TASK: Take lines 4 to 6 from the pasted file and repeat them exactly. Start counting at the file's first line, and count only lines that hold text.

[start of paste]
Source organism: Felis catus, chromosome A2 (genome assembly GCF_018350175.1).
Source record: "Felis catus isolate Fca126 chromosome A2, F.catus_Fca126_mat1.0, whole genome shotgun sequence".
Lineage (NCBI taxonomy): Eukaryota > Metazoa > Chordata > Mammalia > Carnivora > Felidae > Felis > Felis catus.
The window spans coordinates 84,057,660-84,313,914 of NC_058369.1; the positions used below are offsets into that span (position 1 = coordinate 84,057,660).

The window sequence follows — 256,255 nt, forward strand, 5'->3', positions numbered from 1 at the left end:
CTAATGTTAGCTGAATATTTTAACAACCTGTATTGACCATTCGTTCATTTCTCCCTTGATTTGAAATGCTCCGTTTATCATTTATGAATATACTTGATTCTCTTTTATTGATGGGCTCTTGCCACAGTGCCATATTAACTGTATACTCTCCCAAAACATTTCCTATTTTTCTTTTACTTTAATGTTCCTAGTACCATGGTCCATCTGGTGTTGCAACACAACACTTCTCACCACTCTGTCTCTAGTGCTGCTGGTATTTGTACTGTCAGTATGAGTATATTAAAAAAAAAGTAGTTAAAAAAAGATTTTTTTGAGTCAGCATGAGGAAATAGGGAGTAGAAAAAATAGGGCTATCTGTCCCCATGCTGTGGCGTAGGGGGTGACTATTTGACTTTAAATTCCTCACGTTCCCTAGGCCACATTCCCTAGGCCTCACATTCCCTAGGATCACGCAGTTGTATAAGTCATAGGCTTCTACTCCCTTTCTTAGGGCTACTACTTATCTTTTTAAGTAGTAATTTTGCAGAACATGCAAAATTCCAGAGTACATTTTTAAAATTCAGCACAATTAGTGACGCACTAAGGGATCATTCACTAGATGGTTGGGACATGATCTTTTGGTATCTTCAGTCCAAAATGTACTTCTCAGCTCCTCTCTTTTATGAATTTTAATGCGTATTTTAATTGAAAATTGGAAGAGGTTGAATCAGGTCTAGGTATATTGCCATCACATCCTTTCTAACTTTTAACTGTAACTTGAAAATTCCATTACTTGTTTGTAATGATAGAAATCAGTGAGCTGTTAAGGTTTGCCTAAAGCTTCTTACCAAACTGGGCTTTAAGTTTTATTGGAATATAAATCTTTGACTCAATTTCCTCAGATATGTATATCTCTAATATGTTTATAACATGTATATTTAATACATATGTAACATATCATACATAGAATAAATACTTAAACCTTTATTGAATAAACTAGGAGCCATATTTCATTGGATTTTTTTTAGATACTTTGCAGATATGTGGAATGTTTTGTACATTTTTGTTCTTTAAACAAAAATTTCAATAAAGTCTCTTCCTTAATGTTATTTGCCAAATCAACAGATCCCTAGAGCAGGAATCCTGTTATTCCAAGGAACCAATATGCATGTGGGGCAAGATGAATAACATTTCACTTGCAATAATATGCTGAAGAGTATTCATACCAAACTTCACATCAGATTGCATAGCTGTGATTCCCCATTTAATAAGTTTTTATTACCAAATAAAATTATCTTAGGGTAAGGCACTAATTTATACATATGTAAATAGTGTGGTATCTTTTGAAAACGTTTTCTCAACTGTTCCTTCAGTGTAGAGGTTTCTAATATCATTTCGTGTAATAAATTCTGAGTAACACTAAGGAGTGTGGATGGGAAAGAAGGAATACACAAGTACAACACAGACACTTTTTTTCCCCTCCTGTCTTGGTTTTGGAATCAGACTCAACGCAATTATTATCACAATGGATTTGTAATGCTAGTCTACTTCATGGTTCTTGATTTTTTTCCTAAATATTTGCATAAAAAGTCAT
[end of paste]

The window spans coordinates 84,057,660-84,313,914 of NC_058369.1; the positions used below are offsets into that span (position 1 = coordinate 84,057,660).

The window sequence follows — 256,255 nt, forward strand, 5'->3', positions numbered from 1 at the left end:
CTAATGTTAGCTGAATATTTTAACAACCTGTATTGACCATTCGTTCATTTCTCCCTTGATTTGAAATGCTCCGTTTATCATTTATGAATATACTTGATTCTCTTTTATTGATGGGCTCTTGCCACAGTGCCATATTAACTGTATACTCTCCCAAAACATTTCCTATTTTTCTTTTACTTTAATGTTCCTAGTACCATGGTCCATCTGGTGTTGCAACACAACACTTCTCACCACTCTGTCTCTAGTGCTGCTGGTATTTGTACTGTCAGTATGAGTATATTAAAAAAAAAGTAGTTAAAAAAAGATTTTTTTGAGTCAGCATGAGGAAATAGGGAGTAGAAAAAATAGGGCTATCTGTCCCCATGCTGTGGCGTAGGGGGTGACTATTTGACTTTAAATTCCTCACGTTCCCTAGGCCACATTCCCTAGGCCTCACATTCCCTAGGATCACGCAGTTGTATAAGTCATAGGCTTCTACTCCCTTTCTTAGGGCTACTACTTATCTTTTTAAGTAGTAATTTTGCAGAACATGCAAAATTCCAGAGTACATTTTTAAAATTCAGCACAATTAGTGACGCACTAAGGGATCATTCACTAGATGGTTGGGACATGATCTTTTGGTATCTTCAGTCCAAAATGTACTTCTCAGCTCCTCTCTTTTATGAATTTTAATGCGTATTTTAATTGAAAATTGGAAGAGGTTGAATCAGGTCTAGGTATATTGCCATCACATCCTTTCTAACTTTTAACTGTAACTTGAAAATTCCATTACTTGTTTGTAATGATAGAAATCAGTGAGCTGTTAAGGTTTGCCTAAAGCTTCTTACCAAACTGGGCTTTAAGTTTTATTGGAATATAAATCTTTGACTCAATTTCCTCAGATATGTATATCTCTAATATGTTTATAACATGTATATTTAATACATATGTAACATATCATACATAGAATAAATACTTAAACCTTTATTGAATAAACTAGGAGCCATATTTCATTGGATTTTTTTTAGATACTTTGCAGATATGTGGAATGTTTTGTACATTTTTGTTCTTTAAACAAAAATTTCAATAAAGTCTCTTCCTTAATGTTATTTGCCAAATCAACAGATCCCTAGAGCAGGAATCCTGTTATTCCAAGGAACCAATATGCATGTGGGGCAAGATGAATAACATTTCACTTGCAATAATATGCTGAAGAGTATTCATACCAAACTTCACATCAGATTGCATAGCTGTGATTCCCCATTTAATAAGTTTTTATTACCAAATAAAATTATCTTAGGGTAAGGCACTAATTTATACATATGTAAATAGTGTGGTATCTTTTGAAAACGTTTTCTCAACTGTTCCTTCAGTGTAGAGGTTTCTAATATCATTTCGTGTAATAAATTCTGAGTAACACTAAGGAGTGTGGATGGGAAAGAAGGAATACACAAGTACAACACAGACACTTTTTTTCCCCTCCTGTCTTGGTTTTGGAATCAGACTCAACGCAATTATTATCACAATGGATTTGTAATGCTAGTCTACTTCATGGTTCTTGATTTTTTTCCTAAATATTTGCATAAAAAGTCAT